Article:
Alpha-1 Antitrypsin Deficiency added to SSD Compassionate Allowance Rare Disease List

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I am putting forth this petition on behalf of all who suffer from Alpha-1 Antitrypsin Deficiency. This Petition is to be submitted to the Social Security Administration’s Compassionate Allowance Team. 

Diagnosed with Alpha -1 Antitrypsin Deficiency in Feb 2016 I have been learning all I can about this Rare Disease. During my research I came across The Social Security Administrations Compassionate Allowance List of Rare Diseases that was put into place in 2007. Since then, only a handful of rare Diseases have been added to the original List. This Petition will help those who suffer severely with Alpha-1 Antitrypsin Deficiency to be able to get through the Social Security Disabilty Claims Process faster. Alpha-1 Antitrypsin Deficiency is not on this list. My Goal is to get enough people to sign The Petition so their Voice will be Heard. We need to make this happen so that precious time is not wasted when an Alpha needs assistance. Here is a link to the list that I am trying to get Alpha-1 Antitrypsin Deficiency on.

Alpha-1 antitrypsin deficiency is an inherited disorder that may cause lung disease and liver disease. The signs and symptoms of the condition and the age at which they appear vary among individuals.

People with alpha-1 antitrypsin deficiency usually develop the first signs and symptoms of lung disease between ages 20 and 50. The earliest symptoms are shortness of breath following mild activity, reduced ability to exercise, and wheezing. Other signs and symptoms can include unintentional weight loss, recurring respiratory infections, fatigue, and rapid heartbeat upon standing. Affected individuals often develop emphysema, which is a lung disease caused by damage to the small air sacs in the lungs (alveoli). Characteristic features of emphysema include difficulty breathing, a hacking cough, and a barrel-shaped chest. Smoking or exposure to tobacco smoke accelerates the appearance of emphysema symptoms and damage to the lungs.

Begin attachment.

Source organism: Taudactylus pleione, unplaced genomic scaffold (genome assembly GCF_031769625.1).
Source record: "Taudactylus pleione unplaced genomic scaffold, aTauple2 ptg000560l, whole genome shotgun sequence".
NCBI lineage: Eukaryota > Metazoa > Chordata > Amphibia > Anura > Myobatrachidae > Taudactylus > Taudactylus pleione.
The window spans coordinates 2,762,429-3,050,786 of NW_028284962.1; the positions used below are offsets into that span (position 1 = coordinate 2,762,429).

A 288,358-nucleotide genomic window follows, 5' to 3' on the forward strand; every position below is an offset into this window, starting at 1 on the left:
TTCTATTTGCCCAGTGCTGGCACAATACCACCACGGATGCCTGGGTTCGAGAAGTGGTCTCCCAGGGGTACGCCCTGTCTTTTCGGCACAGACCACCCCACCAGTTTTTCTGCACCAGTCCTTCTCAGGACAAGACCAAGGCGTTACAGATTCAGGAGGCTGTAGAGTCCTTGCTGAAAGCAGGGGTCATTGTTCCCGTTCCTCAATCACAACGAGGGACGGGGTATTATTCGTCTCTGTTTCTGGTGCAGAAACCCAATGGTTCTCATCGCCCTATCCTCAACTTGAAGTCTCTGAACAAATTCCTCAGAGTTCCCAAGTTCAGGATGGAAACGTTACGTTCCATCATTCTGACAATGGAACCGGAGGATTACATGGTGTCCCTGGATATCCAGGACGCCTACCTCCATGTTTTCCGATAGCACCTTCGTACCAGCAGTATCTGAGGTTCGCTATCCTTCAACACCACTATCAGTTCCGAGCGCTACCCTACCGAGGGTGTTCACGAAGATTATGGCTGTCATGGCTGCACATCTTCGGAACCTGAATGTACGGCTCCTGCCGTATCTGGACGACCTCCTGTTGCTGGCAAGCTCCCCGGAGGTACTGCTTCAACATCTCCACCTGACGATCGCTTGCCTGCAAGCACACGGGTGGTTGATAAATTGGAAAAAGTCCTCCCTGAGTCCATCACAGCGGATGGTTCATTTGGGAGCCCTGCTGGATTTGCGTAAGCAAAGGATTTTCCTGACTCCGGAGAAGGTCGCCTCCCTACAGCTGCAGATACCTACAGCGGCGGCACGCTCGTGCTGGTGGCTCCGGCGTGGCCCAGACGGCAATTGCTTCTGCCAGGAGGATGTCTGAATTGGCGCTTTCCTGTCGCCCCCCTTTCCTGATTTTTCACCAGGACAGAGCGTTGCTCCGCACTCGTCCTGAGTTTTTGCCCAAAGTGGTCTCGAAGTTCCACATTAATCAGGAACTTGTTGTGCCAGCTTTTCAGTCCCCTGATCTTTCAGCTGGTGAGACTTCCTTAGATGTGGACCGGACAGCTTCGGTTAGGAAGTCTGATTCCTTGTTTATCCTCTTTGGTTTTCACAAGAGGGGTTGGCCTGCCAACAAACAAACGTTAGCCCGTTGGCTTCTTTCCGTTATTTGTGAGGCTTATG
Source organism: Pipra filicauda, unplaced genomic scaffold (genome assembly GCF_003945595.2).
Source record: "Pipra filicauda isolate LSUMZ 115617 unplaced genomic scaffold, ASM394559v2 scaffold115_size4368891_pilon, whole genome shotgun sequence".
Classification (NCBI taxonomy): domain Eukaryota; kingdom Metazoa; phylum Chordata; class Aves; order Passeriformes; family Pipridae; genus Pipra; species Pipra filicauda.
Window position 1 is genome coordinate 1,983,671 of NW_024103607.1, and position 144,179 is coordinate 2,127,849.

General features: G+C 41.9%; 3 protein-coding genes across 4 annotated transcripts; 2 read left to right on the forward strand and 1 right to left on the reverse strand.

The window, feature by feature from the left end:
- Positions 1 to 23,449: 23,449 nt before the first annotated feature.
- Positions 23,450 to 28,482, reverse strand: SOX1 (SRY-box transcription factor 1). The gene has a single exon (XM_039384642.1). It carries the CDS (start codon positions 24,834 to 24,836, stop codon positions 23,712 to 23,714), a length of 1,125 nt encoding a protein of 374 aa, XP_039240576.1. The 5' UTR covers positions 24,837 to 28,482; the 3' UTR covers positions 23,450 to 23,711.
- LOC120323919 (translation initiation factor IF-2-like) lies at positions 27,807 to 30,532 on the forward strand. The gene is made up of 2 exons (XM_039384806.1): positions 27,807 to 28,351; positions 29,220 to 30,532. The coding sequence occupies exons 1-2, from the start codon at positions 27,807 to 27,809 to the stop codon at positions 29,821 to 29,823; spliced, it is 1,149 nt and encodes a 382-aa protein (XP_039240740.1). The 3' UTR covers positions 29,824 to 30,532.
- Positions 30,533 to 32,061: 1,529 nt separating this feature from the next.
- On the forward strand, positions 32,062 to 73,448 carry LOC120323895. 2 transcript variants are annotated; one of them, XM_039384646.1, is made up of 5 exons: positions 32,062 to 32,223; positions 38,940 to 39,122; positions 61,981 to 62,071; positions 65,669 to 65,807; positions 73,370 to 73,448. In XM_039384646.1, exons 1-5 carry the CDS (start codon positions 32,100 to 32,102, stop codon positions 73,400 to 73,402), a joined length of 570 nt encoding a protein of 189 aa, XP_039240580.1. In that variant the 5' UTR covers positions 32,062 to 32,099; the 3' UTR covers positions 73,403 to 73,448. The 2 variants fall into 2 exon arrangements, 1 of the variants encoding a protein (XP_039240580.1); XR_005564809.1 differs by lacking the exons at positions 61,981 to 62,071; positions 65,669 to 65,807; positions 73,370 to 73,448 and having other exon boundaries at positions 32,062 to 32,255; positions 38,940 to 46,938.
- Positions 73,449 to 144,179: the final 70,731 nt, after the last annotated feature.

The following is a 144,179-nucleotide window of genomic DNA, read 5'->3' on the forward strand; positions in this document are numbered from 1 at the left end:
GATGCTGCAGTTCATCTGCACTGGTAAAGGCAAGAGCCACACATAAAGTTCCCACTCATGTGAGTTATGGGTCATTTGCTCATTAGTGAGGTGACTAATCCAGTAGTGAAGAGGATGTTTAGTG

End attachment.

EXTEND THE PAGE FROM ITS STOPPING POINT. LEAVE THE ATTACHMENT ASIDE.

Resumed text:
About 10 percent of infants with alpha-1 antitrypsin deficiency develop liver disease, which often causes yellowing of the skin and whites of the eyes (jaundice). Approximately 15 percent of adults with alpha-1 antitrypsin deficiency develop liver damage (cirrhosis) due to the formation of scar tissue in the liver. Signs of cirrhosis include a swollen abdomen, swollen feet or legs, and jaundice. Individuals with alpha-1 antitrypsin deficiency are also at risk of developing a type of liver cancer called hepatocellular carcinoma.

In rare cases, people with alpha-1 antitrypsin deficiency develop a skin condition called panniculitis, which is characterized by hardened skin with painful lumps or patches. Panniculitis varies in severity and can occur at any age.

 In the United States, Canada, and several European countries, lung-affected A1AD patients may receive intravenous infusions of alpha-1 antitrypsin, derived from donated human plasma. This augmentation therapy is thought to arrest the course of the disease and halt any further damage to the lungs. Long-term studies of the effectiveness of A1AT replacement therapy are not available. It is currently recommended that patients begin augmentation therapy only after the onset of emphysema symptom

There is no Cure for Alpha-1 Antitrypsin Deficiency. Those who are suffering from Alpha-1 would like Alpha-1 Antitrypsin Deficiency to be added to the Social Security Compassionate Allowance Rare Disease List for Disability Benefits. This would expedite the process for Alpha-1 Patients that are applying for Social Security Disability Benefits.